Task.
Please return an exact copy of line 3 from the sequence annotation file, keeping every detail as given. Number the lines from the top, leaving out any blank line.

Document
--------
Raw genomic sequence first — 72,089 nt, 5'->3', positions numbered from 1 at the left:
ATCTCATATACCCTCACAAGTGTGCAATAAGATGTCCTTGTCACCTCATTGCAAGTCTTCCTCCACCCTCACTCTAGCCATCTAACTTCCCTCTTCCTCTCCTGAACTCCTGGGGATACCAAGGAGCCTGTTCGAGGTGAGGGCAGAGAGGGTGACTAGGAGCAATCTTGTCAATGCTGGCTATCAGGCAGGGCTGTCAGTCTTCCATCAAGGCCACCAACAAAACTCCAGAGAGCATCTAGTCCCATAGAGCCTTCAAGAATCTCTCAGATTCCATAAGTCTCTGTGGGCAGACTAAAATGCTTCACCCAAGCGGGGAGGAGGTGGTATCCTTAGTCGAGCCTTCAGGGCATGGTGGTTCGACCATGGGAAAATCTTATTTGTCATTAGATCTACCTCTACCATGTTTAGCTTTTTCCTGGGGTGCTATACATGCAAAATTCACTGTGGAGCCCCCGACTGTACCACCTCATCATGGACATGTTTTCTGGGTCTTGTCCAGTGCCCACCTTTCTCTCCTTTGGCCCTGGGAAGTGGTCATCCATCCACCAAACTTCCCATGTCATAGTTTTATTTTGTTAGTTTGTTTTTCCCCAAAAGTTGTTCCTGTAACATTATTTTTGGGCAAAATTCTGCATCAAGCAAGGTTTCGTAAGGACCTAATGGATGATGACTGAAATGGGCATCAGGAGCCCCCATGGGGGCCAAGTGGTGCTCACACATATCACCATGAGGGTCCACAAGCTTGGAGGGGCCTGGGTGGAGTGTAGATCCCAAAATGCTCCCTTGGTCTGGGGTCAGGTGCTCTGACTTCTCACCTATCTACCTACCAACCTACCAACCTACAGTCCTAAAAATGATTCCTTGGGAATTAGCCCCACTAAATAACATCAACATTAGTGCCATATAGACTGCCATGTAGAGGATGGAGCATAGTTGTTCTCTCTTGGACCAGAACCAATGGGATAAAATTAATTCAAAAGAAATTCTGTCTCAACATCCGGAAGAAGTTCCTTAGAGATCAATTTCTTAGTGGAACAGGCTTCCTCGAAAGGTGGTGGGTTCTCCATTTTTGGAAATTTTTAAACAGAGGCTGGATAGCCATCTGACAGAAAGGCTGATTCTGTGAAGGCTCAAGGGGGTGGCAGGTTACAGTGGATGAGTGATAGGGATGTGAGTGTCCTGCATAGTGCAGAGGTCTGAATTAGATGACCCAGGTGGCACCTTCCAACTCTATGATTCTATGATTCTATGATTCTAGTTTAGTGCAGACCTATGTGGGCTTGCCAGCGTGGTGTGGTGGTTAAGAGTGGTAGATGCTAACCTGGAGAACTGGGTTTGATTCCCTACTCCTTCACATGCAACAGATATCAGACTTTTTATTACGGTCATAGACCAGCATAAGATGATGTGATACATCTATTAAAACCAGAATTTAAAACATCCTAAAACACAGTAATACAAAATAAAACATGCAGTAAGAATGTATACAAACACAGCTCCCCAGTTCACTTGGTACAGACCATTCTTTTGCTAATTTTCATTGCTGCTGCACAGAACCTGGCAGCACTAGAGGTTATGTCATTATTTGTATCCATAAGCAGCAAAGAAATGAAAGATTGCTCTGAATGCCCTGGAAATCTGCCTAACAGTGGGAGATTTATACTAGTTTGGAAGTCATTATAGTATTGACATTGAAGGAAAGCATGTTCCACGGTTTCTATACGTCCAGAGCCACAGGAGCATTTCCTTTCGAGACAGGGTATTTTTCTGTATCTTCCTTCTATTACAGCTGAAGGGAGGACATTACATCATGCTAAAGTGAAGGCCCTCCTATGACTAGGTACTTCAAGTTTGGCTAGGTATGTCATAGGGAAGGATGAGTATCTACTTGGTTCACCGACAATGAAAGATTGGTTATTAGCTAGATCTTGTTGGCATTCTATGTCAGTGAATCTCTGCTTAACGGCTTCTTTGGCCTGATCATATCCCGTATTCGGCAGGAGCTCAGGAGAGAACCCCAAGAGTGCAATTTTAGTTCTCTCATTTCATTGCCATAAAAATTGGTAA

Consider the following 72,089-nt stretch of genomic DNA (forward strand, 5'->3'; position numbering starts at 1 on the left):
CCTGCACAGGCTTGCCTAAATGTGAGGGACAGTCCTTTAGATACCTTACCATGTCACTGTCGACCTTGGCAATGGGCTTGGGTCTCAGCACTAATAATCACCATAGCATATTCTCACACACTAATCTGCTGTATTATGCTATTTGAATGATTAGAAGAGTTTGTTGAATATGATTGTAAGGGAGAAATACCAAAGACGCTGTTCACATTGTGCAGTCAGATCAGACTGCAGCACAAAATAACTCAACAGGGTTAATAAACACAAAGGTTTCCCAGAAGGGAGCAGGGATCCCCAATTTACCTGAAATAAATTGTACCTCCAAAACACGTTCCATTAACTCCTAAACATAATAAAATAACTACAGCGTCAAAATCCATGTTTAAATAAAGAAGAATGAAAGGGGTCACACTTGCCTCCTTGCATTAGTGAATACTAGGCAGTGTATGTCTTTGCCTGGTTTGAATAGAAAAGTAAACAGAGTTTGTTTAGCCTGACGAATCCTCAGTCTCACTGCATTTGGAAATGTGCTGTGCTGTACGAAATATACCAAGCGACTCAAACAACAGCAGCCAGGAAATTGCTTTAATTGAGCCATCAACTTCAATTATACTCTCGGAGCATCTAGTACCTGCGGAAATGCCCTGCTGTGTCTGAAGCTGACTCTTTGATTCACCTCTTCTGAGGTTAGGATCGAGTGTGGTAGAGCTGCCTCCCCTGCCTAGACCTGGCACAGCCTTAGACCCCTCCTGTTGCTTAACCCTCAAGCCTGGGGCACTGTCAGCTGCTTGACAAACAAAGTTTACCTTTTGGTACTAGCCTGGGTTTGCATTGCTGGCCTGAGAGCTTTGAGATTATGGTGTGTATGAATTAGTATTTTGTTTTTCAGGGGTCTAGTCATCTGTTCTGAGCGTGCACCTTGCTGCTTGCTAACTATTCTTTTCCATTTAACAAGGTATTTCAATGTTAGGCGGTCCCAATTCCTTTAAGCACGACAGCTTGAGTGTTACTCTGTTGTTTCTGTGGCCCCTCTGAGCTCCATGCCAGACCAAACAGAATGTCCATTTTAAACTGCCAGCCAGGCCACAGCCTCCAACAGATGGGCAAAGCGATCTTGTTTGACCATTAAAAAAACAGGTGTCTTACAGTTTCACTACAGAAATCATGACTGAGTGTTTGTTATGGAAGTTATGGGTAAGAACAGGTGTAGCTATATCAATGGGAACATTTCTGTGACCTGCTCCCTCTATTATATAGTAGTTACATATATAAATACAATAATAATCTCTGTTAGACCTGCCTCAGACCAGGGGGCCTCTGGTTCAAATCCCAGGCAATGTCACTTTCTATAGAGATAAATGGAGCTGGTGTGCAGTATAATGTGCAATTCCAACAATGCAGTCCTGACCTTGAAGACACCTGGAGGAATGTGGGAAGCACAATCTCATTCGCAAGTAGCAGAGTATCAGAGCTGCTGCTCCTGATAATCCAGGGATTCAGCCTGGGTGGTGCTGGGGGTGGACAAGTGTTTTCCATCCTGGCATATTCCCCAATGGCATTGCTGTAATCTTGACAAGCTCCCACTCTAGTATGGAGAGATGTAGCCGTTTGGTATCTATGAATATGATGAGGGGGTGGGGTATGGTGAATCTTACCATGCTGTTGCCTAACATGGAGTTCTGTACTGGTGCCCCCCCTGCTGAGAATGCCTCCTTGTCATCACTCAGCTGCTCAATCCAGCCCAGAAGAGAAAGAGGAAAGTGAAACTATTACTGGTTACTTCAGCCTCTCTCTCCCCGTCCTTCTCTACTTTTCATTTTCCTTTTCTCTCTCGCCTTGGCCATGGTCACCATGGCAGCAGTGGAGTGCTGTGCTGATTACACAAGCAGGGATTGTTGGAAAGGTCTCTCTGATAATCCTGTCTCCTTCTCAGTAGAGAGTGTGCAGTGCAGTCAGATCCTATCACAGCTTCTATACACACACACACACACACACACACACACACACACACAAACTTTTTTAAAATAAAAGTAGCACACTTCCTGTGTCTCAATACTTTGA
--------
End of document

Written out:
Consider the following 72,089-nt stretch of genomic DNA (forward strand, 5'->3'; position numbering starts at 1 on the left):